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Pictures and the other thousand words

There are always the big things you know you’ll miss, so in a sense, you have a chance to prepare yourself, or at least to tell yourself “I saw this coming”; things like a fresh off the line Krispy Kreme doughnut, watching your dog run (as I swear dogs are meant to do) all sleek muscle and bounding legs.

So I think it’s the small things that would devastate me. The things I didn’t see. The things I didn’t think to store up a fresh hoard of memory and sensation about. I might see my last Earth sunset, and say, “This is the last I’ll ever see.” And then I’d store it up, commit to memory as much as I could the play of light and color, the slow encroachment of dusk’s mellowed color, and I’d memorize my loved one’s–their faces, their voices, the silly quirky things they say or do–the way their nose wrinkles when they laugh, the way they spread their feet when they sit.

But the small things, like birds in the morning and the sound of snow….those you can’t prepare for. I remember when I lived in the South and Midwest, how much I missed them. Mourning doves coo differently in the South–a strange syncopation of the oo-oo-oos I grew up with in Yankeeland, or the ‘birdy birdy birdy’ call of cardinals outside my window right now. I’d miss that.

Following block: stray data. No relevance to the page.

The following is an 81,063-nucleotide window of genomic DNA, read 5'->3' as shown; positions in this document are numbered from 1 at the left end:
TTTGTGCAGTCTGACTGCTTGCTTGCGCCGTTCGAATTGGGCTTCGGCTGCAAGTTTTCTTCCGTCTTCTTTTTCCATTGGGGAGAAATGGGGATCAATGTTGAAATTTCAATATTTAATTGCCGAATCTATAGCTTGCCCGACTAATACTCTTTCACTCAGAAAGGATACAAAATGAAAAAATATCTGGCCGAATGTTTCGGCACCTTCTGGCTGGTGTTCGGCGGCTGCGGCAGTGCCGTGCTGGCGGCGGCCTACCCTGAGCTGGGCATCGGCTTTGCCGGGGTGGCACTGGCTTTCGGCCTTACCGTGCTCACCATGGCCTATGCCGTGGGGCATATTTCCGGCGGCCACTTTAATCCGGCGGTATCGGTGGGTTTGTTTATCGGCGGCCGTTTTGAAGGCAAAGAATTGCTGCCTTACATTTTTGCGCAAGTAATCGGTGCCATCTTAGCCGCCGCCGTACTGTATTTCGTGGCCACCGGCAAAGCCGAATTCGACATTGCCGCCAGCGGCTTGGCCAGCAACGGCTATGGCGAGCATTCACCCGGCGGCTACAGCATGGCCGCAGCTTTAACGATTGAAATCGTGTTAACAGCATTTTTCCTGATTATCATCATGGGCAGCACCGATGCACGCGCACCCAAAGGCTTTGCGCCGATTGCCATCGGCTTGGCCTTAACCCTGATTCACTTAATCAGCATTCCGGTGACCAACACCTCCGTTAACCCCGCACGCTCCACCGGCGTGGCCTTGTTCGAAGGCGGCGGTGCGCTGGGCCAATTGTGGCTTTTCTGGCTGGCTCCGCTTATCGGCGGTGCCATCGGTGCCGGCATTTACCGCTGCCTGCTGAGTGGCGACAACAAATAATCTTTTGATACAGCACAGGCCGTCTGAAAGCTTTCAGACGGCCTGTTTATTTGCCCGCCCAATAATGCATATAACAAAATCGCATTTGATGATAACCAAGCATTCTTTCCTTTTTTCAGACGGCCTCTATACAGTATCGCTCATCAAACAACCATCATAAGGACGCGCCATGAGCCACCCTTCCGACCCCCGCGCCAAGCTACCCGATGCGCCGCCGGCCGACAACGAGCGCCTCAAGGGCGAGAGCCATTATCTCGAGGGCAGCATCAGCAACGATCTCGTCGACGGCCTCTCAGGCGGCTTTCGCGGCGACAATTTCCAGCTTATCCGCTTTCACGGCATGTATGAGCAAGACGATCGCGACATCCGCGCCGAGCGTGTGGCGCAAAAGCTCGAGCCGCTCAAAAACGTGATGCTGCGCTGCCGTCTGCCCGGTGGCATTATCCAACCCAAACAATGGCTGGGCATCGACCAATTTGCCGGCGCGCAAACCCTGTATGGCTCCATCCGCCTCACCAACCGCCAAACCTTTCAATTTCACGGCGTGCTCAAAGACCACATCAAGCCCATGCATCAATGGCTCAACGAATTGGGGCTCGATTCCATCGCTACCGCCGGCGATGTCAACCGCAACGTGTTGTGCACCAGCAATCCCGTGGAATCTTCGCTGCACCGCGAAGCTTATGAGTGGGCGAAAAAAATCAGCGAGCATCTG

And when I lived in the South, I ached for the sound of snow–not the wet darts of sleet, which was all we got down there, but that dry plush whisper of a sky filled with snowflakes.

Every place has its own sounds: I learned the bullroar of a tornado in Oklahoma, as I learned the howl of a cat-5 hurricane in the South. I learned the laugh of mockingbirds in the South. The arp arp of sea lions on the shores of California and the scent of cypress.

Pictures, they say, are worth a thousand words, and I’m sure I would have pictures and memory, but no device on Earth that I know of can capture the other senses that matter to us–no recorder can catch that snow sound, the way the sky turns pink and bright in a midnight snow, doming the last bit of sunlight in it. I think these other senses–the hot smell of pine needles baking in the South Carolina sun, the salt and sea of Montauk, the vixen scream that woke me up, heartpounding, my first summer here–are the ones I’d miss the most, the every day background noise that we often don’t realize shape and color our lives, until we move from them and feel, even when surrounded by all our STUFF–our books and music and movies, etc–strangely out of place.

Longing for Gravity

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